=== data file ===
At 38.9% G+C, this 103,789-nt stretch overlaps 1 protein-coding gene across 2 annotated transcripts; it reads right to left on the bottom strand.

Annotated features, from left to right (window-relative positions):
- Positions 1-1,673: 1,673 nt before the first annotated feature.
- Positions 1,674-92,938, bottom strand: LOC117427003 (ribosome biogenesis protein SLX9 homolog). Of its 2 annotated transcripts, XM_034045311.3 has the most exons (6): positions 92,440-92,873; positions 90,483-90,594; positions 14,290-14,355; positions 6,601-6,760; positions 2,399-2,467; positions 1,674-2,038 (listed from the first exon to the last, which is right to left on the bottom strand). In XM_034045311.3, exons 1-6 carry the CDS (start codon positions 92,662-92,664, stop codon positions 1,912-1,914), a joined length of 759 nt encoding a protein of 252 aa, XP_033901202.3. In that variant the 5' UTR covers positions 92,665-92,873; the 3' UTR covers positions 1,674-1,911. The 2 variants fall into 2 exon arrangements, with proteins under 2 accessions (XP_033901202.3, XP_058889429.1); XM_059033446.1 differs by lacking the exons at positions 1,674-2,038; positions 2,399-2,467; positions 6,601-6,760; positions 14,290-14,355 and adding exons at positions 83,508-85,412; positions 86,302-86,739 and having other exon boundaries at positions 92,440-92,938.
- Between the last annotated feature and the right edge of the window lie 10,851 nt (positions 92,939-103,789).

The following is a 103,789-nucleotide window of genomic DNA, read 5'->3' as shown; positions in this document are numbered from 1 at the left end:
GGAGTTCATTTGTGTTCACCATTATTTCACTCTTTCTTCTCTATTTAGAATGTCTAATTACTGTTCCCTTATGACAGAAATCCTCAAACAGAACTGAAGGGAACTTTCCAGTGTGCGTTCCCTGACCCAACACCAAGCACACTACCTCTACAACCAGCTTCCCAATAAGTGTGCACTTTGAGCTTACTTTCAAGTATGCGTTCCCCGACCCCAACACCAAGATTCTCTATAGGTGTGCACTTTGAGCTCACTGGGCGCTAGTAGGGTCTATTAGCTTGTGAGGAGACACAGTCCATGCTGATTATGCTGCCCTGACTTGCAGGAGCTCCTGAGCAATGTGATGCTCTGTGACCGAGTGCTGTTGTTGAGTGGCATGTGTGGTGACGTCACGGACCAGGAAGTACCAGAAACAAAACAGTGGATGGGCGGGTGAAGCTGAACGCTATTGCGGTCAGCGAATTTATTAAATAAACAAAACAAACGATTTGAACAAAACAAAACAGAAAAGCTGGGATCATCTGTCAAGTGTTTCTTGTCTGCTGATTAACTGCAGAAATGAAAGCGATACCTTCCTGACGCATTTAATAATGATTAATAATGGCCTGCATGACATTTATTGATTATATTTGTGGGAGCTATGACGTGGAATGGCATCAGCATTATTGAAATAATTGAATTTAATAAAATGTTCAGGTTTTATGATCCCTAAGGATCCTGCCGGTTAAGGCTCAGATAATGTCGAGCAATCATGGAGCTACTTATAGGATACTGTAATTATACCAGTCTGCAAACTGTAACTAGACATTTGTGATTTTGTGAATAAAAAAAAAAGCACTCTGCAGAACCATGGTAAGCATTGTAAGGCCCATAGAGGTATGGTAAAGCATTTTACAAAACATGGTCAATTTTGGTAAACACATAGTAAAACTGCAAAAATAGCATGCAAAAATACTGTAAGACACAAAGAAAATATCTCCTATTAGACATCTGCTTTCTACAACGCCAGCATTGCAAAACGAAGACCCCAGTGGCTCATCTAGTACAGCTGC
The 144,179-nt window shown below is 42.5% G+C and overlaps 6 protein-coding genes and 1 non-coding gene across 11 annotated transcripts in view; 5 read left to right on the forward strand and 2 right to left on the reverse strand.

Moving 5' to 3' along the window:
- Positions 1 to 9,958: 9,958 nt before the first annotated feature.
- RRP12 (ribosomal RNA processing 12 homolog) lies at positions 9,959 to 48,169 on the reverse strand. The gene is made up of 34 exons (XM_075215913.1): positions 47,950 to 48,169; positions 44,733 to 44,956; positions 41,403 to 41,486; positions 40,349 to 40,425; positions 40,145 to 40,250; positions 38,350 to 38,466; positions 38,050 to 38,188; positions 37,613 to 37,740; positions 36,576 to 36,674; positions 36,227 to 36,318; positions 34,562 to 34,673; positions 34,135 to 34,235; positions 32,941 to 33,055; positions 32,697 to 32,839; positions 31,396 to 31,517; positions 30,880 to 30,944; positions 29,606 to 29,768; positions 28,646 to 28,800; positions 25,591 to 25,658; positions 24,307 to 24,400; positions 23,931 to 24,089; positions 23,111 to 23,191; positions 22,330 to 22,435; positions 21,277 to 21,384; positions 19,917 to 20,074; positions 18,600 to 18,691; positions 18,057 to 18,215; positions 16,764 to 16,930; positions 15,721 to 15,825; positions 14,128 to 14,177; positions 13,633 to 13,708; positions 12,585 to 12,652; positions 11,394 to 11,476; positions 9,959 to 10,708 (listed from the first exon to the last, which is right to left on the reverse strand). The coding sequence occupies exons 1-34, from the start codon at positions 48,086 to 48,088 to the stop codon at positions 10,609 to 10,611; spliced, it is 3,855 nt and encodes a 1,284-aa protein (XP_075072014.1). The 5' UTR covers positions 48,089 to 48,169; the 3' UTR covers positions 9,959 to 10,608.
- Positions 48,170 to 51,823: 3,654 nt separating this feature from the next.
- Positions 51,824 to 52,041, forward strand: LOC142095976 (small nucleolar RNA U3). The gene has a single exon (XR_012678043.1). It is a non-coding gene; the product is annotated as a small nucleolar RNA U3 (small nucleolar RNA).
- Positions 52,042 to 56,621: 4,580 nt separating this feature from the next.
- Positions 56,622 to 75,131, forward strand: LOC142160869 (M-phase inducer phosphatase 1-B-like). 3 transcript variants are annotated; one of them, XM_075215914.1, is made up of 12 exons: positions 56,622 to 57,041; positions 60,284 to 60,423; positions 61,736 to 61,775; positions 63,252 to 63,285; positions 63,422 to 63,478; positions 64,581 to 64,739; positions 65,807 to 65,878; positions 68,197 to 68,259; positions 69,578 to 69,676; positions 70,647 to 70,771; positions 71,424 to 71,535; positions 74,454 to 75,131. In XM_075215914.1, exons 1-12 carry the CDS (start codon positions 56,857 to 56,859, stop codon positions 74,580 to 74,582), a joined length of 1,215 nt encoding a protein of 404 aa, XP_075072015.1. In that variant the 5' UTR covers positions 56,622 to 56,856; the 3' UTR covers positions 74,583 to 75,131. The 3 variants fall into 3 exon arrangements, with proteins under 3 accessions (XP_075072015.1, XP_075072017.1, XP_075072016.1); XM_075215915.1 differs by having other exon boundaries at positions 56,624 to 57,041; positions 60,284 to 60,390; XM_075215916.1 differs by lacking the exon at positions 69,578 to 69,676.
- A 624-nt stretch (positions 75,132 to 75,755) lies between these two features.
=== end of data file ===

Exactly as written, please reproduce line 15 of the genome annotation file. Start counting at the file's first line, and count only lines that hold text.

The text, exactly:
- Positions 56,622 to 75,131, forward strand: LOC142160869 (M-phase inducer phosphatase 1-B-like). 3 transcript variants are annotated; one of them, XM_075215914.1, is made up of 12 exons: positions 56,622 to 57,041; positions 60,284 to 60,423; positions 61,736 to 61,775; positions 63,252 to 63,285; positions 63,422 to 63,478; positions 64,581 to 64,739; positions 65,807 to 65,878; positions 68,197 to 68,259; positions 69,578 to 69,676; positions 70,647 to 70,771; positions 71,424 to 71,535; positions 74,454 to 75,131. In XM_075215914.1, exons 1-12 carry the CDS (start codon positions 56,857 to 56,859, stop codon positions 74,580 to 74,582), a joined length of 1,215 nt encoding a protein of 404 aa, XP_075072015.1. In that variant the 5' UTR covers positions 56,622 to 56,856; the 3' UTR covers positions 74,583 to 75,131. The 3 variants fall into 3 exon arrangements, with proteins under 3 accessions (XP_075072015.1, XP_075072017.1, XP_075072016.1); XM_075215915.1 differs by having other exon boundaries at positions 56,624 to 57,041; positions 60,284 to 60,390; XM_075215916.1 differs by lacking the exon at positions 69,578 to 69,676.